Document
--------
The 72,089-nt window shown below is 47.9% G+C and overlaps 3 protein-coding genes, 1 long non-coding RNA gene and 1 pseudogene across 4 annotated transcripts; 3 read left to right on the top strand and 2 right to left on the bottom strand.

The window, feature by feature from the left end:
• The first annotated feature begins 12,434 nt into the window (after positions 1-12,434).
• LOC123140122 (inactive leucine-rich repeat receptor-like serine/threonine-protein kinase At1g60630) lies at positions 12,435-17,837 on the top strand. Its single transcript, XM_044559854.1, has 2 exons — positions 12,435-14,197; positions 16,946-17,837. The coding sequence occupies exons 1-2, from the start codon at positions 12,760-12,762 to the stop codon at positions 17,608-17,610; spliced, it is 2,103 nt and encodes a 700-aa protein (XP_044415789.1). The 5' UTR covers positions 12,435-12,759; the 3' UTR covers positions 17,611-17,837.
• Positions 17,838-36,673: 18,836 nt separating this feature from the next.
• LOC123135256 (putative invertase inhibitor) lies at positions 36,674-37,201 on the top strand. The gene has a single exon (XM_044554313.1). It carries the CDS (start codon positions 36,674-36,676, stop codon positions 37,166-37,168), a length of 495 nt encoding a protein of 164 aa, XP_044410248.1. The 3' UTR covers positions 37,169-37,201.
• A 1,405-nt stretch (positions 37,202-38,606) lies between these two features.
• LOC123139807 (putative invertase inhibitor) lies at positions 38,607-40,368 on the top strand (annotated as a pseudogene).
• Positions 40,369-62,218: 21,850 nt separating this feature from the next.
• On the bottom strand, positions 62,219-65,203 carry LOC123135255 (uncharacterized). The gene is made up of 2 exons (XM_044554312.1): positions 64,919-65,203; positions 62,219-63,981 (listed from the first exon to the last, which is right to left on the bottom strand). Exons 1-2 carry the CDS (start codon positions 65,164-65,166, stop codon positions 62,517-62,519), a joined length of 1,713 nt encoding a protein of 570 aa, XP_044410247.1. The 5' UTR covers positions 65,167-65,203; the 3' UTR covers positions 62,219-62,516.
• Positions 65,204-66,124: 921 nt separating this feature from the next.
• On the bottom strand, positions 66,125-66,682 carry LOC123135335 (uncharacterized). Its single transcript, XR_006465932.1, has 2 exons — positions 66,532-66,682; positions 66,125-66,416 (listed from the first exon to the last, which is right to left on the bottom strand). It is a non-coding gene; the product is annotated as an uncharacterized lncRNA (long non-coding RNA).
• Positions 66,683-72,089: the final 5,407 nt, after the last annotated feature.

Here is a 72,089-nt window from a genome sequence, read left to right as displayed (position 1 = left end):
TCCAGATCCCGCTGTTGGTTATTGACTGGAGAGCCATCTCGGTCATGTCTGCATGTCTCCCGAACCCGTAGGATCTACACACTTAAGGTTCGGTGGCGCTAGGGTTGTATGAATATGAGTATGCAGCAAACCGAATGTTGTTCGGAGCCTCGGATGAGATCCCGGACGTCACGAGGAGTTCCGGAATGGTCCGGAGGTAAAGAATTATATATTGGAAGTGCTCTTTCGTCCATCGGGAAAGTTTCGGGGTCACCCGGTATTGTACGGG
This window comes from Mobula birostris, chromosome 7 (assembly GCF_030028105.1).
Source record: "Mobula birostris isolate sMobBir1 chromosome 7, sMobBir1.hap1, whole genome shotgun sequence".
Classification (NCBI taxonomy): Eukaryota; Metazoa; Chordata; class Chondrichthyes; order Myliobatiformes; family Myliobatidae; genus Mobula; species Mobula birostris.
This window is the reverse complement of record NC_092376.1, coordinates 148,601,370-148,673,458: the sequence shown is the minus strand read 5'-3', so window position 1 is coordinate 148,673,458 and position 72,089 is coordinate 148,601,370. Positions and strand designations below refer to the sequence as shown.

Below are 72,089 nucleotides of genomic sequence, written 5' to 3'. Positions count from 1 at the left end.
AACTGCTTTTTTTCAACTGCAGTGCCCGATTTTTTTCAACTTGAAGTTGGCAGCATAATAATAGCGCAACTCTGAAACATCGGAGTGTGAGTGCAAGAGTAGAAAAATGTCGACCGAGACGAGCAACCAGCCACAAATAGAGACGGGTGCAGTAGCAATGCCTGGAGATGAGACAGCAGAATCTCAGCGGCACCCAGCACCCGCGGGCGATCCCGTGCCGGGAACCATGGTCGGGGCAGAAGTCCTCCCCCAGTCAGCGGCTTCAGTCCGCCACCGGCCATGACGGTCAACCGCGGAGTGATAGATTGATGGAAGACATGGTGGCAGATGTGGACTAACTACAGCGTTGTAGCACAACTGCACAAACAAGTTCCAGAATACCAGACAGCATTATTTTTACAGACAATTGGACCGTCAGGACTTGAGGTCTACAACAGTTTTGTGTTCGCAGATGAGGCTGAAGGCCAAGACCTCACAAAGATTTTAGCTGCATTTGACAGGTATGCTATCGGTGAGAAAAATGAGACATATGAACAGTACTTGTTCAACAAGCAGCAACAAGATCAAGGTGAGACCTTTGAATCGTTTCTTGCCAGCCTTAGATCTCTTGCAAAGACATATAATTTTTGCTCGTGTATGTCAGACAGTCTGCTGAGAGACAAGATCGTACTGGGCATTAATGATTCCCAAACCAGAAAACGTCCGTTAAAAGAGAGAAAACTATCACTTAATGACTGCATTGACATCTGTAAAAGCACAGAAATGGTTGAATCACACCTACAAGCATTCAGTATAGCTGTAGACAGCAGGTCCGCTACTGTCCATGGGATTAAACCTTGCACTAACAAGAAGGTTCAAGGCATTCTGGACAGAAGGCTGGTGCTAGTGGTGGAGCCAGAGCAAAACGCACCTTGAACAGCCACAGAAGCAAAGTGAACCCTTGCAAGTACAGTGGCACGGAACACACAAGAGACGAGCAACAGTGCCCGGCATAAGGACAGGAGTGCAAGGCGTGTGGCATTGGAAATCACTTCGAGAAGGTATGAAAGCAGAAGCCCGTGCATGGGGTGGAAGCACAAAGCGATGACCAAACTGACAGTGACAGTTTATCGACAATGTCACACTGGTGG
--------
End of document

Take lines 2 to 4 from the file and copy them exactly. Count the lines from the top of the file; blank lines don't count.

The window, feature by feature from the left end:
• The first annotated feature begins 12,434 nt into the window (after positions 1-12,434).
• LOC123140122 (inactive leucine-rich repeat receptor-like serine/threonine-protein kinase At1g60630) lies at positions 12,435-17,837 on the top strand. Its single transcript, XM_044559854.1, has 2 exons — positions 12,435-14,197; positions 16,946-17,837. The coding sequence occupies exons 1-2, from the start codon at positions 12,760-12,762 to the stop codon at positions 17,608-17,610; spliced, it is 2,103 nt and encodes a 700-aa protein (XP_044415789.1). The 5' UTR covers positions 12,435-12,759; the 3' UTR covers positions 17,611-17,837.